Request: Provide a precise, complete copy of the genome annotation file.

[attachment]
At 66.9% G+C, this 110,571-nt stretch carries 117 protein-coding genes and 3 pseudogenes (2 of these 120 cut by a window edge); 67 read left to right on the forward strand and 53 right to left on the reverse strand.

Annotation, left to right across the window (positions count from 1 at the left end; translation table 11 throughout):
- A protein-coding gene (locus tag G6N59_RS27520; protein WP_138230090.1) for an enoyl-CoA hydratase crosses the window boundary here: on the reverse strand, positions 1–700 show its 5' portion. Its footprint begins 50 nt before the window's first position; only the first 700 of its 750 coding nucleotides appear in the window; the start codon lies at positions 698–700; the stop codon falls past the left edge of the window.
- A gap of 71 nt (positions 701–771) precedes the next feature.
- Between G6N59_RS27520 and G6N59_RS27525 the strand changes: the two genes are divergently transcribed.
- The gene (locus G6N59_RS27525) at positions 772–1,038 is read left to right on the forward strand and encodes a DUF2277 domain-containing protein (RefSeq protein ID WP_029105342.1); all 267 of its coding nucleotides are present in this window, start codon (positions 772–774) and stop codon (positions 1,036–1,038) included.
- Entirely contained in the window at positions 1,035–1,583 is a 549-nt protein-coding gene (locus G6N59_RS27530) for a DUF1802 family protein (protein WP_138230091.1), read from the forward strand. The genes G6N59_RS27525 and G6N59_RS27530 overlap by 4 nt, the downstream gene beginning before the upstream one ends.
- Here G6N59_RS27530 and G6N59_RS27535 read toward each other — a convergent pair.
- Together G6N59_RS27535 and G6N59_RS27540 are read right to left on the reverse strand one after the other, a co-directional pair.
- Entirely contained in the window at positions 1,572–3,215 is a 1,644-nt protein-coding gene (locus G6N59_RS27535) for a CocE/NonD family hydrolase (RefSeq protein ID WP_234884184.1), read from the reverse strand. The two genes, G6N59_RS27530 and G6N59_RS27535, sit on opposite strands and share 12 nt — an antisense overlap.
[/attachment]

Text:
At 66.9% G+C, this 110,571-nt stretch carries 117 protein-coding genes and 3 pseudogenes (2 of these 120 cut by a window edge); 67 read left to right on the forward strand and 53 right to left on the reverse strand.

Annotation, left to right across the window (positions count from 1 at the left end; translation table 11 throughout):
- A protein-coding gene (locus tag G6N59_RS27520; protein WP_138230090.1) for an enoyl-CoA hydratase crosses the window boundary here: on the reverse strand, positions 1–700 show its 5' portion. Its footprint begins 50 nt before the window's first position; only the first 700 of its 750 coding nucleotides appear in the window; the start codon lies at positions 698–700; the stop codon falls past the left edge of the window.
- A gap of 71 nt (positions 701–771) precedes the next feature.
- Between G6N59_RS27520 and G6N59_RS27525 the strand changes: the two genes are divergently transcribed.
- The gene (locus G6N59_RS27525) at positions 772–1,038 is read left to right on the forward strand and encodes a DUF2277 domain-containing protein (RefSeq protein ID WP_029105342.1); all 267 of its coding nucleotides are present in this window, start codon (positions 772–774) and stop codon (positions 1,036–1,038) included.
- Entirely contained in the window at positions 1,035–1,583 is a 549-nt protein-coding gene (locus G6N59_RS27530) for a DUF1802 family protein (protein WP_138230091.1), read from the forward strand. The genes G6N59_RS27525 and G6N59_RS27530 overlap by 4 nt, the downstream gene beginning before the upstream one ends.
- Here G6N59_RS27530 and G6N59_RS27535 read toward each other — a convergent pair.
- Together G6N59_RS27535 and G6N59_RS27540 are read right to left on the reverse strand one after the other, a co-directional pair.
- Entirely contained in the window at positions 1,572–3,215 is a 1,644-nt protein-coding gene (locus G6N59_RS27535) for a CocE/NonD family hydrolase (RefSeq protein ID WP_234884184.1), read from the reverse strand. The two genes, G6N59_RS27530 and G6N59_RS27535, sit on opposite strands and share 12 nt — an antisense overlap.